I told her, “Katheryn, a lot of strong women – today – are married to abusive men. That’s a truth and I want to put you into situations that other women will identify with today. It’s about how you deal with these situations, and in fact, I want to put you in a lot of problematic areas because I want to see how you get out of them and I want to see how you shape your life and your destiny.”
Katheryn and I would discuss whatever our next plans for her (each season). I was extremely keen that she delivered, which she did in spades. I was so thrilled when Lagertha and Ragnar were not far apart in popularity. The History Channel suddenly had themselves a female audience.
How long did you work on Lagertha’s Season 6 arc, because not only did you get to establish this great woman but you had the ability to define her final story?
Hirst: I spent a lot of time thinking about her death and how that would come about. On top of that, I found these Polish singers and they sing in extraordinary in ancient languages — you don’t really know what they’re singing about — but it’s incredibly emotional, just incredibly emotional. They sang at Lagertha’s death and her funeral. The whole crew wept when they heard this. Everybody’s going to weep.
It was a very strong last storyline and I’m glad, really glad, that it worked out that way. It also pays off what the Seer prophesied quite a long time ago but in a surprising way. I think all the storylines are strong this season, in particular, Lagertha’s.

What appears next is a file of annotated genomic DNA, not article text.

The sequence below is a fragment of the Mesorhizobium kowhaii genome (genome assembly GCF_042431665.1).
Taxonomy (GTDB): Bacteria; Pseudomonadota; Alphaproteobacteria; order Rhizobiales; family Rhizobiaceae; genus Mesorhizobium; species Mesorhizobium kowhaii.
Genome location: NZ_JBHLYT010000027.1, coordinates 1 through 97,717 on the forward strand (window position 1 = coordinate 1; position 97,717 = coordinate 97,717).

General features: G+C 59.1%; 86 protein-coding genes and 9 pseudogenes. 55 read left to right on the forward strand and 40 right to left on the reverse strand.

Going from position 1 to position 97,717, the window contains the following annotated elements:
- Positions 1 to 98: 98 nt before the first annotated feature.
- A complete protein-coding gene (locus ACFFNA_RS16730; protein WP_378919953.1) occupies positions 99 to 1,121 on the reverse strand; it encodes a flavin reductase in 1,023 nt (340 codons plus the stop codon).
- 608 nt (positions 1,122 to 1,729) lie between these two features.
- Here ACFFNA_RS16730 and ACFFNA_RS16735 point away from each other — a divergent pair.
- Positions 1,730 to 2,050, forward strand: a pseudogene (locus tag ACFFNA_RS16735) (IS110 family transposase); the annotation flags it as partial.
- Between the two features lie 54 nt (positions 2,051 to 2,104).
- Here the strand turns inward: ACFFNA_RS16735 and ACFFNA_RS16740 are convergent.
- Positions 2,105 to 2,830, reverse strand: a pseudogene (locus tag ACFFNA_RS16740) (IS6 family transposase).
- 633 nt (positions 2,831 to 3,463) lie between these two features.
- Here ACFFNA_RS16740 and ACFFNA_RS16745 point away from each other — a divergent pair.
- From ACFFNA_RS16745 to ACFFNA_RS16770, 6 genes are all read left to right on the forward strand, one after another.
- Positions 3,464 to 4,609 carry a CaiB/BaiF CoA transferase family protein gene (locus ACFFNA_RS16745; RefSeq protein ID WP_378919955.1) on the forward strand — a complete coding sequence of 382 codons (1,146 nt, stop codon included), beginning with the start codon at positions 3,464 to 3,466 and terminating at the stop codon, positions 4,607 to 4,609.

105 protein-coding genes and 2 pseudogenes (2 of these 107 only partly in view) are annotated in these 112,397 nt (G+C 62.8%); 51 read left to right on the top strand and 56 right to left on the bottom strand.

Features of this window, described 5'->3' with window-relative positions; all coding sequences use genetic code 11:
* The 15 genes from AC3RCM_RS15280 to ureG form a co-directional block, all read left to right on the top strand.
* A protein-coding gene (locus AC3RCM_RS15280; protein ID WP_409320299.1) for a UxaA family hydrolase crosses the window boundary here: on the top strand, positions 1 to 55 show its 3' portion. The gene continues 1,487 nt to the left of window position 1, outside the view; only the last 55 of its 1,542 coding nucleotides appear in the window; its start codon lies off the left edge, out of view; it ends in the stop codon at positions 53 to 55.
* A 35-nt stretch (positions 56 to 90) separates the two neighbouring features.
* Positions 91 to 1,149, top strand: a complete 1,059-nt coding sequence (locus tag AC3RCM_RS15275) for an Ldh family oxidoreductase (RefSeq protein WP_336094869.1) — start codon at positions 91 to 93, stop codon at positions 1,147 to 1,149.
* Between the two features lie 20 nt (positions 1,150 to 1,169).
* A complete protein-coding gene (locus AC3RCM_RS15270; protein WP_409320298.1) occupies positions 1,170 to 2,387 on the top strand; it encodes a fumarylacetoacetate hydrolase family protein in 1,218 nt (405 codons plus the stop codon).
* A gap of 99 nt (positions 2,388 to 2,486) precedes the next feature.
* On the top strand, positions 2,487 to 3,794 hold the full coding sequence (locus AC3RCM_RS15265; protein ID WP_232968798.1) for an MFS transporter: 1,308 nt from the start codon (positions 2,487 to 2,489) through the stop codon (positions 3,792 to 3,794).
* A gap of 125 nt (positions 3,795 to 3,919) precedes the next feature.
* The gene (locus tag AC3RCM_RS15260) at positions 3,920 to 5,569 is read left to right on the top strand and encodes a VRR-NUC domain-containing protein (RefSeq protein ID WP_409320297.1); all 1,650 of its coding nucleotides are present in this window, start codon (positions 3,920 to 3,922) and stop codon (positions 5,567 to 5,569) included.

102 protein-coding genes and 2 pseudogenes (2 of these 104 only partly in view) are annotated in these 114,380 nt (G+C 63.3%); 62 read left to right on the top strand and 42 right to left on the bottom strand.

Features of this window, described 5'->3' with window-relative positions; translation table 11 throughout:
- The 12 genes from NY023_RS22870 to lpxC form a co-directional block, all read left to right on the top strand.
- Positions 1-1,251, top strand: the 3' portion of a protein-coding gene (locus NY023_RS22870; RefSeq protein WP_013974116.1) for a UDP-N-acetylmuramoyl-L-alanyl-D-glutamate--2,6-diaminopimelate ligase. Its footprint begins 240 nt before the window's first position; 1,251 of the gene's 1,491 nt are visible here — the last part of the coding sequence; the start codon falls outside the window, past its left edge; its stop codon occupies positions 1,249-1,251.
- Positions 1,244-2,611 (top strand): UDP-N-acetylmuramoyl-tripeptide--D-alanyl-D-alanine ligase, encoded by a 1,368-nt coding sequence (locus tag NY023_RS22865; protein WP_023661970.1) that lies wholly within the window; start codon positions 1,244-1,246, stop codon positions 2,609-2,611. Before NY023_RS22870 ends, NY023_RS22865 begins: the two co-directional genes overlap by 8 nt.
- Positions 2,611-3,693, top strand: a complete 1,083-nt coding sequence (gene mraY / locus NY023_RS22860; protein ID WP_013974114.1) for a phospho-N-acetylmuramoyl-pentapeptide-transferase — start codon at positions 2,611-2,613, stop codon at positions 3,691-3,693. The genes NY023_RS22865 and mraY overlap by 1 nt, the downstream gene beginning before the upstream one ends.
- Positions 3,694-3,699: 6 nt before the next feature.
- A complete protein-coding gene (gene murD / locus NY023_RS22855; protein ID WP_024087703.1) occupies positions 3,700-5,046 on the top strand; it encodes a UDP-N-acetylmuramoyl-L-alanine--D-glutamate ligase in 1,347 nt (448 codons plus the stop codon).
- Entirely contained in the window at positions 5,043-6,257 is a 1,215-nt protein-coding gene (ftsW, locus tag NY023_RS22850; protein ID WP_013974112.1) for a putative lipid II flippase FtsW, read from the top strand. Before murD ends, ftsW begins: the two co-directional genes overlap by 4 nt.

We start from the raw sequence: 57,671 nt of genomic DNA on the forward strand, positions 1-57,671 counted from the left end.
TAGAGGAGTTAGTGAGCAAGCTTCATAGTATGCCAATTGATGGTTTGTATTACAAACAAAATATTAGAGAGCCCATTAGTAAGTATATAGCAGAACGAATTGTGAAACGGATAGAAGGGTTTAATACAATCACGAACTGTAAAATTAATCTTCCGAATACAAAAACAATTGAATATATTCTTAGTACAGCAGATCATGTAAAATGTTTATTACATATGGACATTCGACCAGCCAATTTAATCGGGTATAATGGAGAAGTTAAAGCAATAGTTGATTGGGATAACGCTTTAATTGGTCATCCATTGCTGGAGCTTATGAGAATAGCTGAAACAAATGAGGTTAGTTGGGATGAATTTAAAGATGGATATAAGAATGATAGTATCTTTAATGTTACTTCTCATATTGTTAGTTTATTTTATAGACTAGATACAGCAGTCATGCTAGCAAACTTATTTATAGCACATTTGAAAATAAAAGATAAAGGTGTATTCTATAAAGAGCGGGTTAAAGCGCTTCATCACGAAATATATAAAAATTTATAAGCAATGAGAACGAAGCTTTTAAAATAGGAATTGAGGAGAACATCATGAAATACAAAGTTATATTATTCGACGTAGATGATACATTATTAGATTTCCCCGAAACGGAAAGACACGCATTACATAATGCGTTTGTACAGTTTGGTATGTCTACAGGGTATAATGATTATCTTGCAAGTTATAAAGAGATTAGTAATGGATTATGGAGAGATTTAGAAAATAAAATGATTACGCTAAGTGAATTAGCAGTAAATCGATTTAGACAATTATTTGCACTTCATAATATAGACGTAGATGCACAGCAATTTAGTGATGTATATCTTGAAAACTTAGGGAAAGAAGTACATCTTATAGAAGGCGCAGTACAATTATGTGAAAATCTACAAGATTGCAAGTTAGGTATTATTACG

M&C: Katheryn, as I watched you in this episode, all I could think of was, why couldn’t have Lagertha died in the summer time? You had to be freezing!
Katheryn Winnick: [Laughs] I remember coming on set that day and I was preparing for my directorial debut and everyone has Lagertha’s shields and you have this boat with my body lying on it. Believe it or not, that wasn’t me, it’s a dummy prosthetic that looks very much like me. It was surreal to walk in with a close replica of yourself lying there, it was like walking into your own funeral. It was hard for me, even though I died. I say “I died” when I’m talking about Lagertha — that’s how close you are with your character after eight years. [Laughs]
When your character dies, it was so emotionally hard for me to take, I actually had to leave. Michael Hirst worked with the composers to create a song that was dedicated to Lagertha. It was the most beautiful song I had ever heard in my life. It was so special, and to have it play out on her last moments, it was heart-wrenching.
Lagertha was sent off in style, in winter, on a lake. It was an epic death, I don’t think we’ve ever had another epic funeral like that ever. I was very happy with how she left and I was happy she had her moment and left Vikings and hopefully live on forever as a legend.